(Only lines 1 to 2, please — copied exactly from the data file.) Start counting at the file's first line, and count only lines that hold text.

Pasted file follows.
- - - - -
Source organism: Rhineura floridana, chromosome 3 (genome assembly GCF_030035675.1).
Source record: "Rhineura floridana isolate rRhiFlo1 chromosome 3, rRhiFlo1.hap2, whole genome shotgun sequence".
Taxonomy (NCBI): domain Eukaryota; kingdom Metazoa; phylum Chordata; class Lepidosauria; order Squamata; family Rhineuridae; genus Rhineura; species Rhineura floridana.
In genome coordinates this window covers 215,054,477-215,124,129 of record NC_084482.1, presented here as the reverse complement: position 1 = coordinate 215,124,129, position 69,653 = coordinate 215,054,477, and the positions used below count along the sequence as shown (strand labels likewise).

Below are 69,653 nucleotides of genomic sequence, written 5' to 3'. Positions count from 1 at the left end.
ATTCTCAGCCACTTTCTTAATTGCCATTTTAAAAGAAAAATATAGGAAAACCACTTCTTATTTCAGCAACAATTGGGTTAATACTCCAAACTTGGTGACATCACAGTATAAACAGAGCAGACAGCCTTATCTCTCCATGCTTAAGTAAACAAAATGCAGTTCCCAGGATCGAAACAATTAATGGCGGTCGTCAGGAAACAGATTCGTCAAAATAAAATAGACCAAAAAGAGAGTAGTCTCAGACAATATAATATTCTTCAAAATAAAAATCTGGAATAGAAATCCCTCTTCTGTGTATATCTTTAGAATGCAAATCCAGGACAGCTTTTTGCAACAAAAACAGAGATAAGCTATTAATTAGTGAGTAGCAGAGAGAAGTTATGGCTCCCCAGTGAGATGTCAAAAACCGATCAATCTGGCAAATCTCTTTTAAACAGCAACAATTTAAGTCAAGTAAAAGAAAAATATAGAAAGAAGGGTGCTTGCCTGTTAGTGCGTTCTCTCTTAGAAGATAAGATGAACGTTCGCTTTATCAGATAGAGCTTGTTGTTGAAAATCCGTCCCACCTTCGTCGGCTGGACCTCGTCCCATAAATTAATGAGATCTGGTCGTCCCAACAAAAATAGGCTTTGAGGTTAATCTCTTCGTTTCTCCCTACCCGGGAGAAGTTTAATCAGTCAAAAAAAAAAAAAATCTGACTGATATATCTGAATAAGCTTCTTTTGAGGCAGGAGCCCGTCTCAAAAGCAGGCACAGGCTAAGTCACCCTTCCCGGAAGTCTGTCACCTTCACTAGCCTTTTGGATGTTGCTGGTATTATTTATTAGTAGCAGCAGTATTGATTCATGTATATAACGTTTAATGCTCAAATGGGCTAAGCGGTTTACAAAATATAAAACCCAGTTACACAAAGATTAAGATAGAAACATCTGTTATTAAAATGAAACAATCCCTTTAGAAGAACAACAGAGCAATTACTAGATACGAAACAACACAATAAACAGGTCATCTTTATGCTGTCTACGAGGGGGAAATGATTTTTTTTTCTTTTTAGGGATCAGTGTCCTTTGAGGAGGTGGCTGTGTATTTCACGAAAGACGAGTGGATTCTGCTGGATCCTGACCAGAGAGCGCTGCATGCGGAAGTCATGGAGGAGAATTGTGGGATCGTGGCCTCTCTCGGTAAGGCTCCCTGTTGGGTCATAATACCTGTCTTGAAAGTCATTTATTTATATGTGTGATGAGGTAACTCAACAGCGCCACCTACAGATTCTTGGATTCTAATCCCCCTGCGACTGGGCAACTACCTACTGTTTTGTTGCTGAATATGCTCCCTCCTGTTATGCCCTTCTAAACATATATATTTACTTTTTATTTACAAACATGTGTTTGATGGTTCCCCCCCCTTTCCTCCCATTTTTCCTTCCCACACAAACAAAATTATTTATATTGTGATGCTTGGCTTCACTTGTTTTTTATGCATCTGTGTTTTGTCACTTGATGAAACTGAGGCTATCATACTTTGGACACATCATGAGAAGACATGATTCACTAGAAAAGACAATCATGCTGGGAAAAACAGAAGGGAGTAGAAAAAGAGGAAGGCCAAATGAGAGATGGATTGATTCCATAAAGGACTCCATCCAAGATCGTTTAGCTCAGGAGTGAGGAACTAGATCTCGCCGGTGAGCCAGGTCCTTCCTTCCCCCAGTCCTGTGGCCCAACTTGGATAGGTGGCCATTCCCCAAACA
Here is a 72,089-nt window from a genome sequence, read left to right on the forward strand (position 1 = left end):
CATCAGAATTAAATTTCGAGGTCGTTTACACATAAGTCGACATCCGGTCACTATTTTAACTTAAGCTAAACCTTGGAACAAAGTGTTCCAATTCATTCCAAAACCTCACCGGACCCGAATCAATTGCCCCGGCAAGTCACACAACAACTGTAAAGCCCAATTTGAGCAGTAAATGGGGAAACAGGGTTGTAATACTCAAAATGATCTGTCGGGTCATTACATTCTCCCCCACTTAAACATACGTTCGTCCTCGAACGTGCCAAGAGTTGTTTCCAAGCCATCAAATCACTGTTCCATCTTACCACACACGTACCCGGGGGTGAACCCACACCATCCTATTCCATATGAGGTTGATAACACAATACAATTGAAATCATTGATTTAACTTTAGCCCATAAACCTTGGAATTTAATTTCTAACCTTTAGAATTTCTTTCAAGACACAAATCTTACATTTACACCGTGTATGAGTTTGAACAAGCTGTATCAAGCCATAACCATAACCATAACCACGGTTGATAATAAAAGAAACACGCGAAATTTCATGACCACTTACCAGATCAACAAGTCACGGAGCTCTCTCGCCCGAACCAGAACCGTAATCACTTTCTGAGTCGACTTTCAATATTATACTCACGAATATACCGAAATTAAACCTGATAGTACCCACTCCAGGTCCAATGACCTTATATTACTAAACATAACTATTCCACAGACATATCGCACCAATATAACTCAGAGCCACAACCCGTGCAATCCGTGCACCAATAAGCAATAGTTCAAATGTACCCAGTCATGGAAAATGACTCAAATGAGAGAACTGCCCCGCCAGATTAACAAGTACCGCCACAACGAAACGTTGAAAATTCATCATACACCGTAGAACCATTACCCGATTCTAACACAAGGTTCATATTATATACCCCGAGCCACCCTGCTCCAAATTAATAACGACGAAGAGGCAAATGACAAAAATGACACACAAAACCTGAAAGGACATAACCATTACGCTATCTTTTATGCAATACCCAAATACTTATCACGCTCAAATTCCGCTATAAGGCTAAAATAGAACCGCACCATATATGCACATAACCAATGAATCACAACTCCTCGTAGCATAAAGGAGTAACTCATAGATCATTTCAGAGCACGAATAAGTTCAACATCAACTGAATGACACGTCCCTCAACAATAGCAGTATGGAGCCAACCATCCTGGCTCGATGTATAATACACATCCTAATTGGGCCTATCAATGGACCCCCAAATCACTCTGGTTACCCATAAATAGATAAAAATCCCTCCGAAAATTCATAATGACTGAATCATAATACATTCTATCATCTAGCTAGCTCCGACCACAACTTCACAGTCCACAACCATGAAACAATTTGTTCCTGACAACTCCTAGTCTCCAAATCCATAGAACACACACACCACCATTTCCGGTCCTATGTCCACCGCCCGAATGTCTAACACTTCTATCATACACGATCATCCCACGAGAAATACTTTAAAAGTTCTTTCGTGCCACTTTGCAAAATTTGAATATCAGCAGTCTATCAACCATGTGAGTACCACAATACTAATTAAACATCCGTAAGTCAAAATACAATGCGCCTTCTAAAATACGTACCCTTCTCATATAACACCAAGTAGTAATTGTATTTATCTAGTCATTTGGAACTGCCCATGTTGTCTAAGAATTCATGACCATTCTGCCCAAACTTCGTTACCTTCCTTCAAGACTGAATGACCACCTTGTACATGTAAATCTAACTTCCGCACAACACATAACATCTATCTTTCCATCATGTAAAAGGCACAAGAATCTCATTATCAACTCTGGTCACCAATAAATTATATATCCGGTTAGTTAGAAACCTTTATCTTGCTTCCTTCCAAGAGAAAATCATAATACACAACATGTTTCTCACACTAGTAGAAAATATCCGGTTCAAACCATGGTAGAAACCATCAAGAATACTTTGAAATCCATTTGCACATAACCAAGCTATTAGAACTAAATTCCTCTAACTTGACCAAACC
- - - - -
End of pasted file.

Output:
Source organism: Rhineura floridana, chromosome 3 (genome assembly GCF_030035675.1).
Source record: "Rhineura floridana isolate rRhiFlo1 chromosome 3, rRhiFlo1.hap2, whole genome shotgun sequence".